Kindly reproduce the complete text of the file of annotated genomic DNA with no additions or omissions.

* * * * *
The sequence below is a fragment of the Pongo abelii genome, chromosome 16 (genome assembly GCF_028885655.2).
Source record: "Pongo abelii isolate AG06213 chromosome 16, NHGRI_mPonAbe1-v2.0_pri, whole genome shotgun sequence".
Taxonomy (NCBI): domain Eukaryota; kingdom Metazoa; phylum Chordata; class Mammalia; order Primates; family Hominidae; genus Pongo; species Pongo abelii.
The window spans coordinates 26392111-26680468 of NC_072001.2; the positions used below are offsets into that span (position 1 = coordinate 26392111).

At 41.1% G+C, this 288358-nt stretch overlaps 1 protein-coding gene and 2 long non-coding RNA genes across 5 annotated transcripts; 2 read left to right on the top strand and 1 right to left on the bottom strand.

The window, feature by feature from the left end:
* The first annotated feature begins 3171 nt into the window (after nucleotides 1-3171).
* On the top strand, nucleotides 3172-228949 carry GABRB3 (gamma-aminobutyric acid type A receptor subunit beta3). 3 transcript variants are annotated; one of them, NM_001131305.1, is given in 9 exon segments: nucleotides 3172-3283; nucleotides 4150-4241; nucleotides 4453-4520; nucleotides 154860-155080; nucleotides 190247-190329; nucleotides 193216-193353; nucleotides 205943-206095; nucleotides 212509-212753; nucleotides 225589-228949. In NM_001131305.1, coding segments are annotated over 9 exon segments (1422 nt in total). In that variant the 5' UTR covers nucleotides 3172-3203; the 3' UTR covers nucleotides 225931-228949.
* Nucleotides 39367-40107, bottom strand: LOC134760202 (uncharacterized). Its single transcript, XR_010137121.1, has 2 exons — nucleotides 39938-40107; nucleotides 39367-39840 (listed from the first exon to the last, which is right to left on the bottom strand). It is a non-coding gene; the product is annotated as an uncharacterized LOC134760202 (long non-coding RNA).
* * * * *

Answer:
The sequence below is a fragment of the Pongo abelii genome, chromosome 16 (genome assembly GCF_028885655.2).
Source record: "Pongo abelii isolate AG06213 chromosome 16, NHGRI_mPonAbe1-v2.0_pri, whole genome shotgun sequence".
Taxonomy (NCBI): domain Eukaryota; kingdom Metazoa; phylum Chordata; class Mammalia; order Primates; family Hominidae; genus Pongo; species Pongo abelii.
The window spans coordinates 26392111-26680468 of NC_072001.2; the positions used below are offsets into that span (position 1 = coordinate 26392111).

At 41.1% G+C, this 288358-nt stretch overlaps 1 protein-coding gene and 2 long non-coding RNA genes across 5 annotated transcripts; 2 read left to right on the top strand and 1 right to left on the bottom strand.

The window, feature by feature from the left end:
* The first annotated feature begins 3171 nt into the window (after nucleotides 1-3171).
* On the top strand, nucleotides 3172-228949 carry GABRB3 (gamma-aminobutyric acid type A receptor subunit beta3). 3 transcript variants are annotated; one of them, NM_001131305.1, is given in 9 exon segments: nucleotides 3172-3283; nucleotides 4150-4241; nucleotides 4453-4520; nucleotides 154860-155080; nucleotides 190247-190329; nucleotides 193216-193353; nucleotides 205943-206095; nucleotides 212509-212753; nucleotides 225589-228949. In NM_001131305.1, coding segments are annotated over 9 exon segments (1422 nt in total). In that variant the 5' UTR covers nucleotides 3172-3203; the 3' UTR covers nucleotides 225931-228949.
* Nucleotides 39367-40107, bottom strand: LOC134760202 (uncharacterized). Its single transcript, XR_010137121.1, has 2 exons — nucleotides 39938-40107; nucleotides 39367-39840 (listed from the first exon to the last, which is right to left on the bottom strand). It is a non-coding gene; the product is annotated as an uncharacterized LOC134760202 (long non-coding RNA).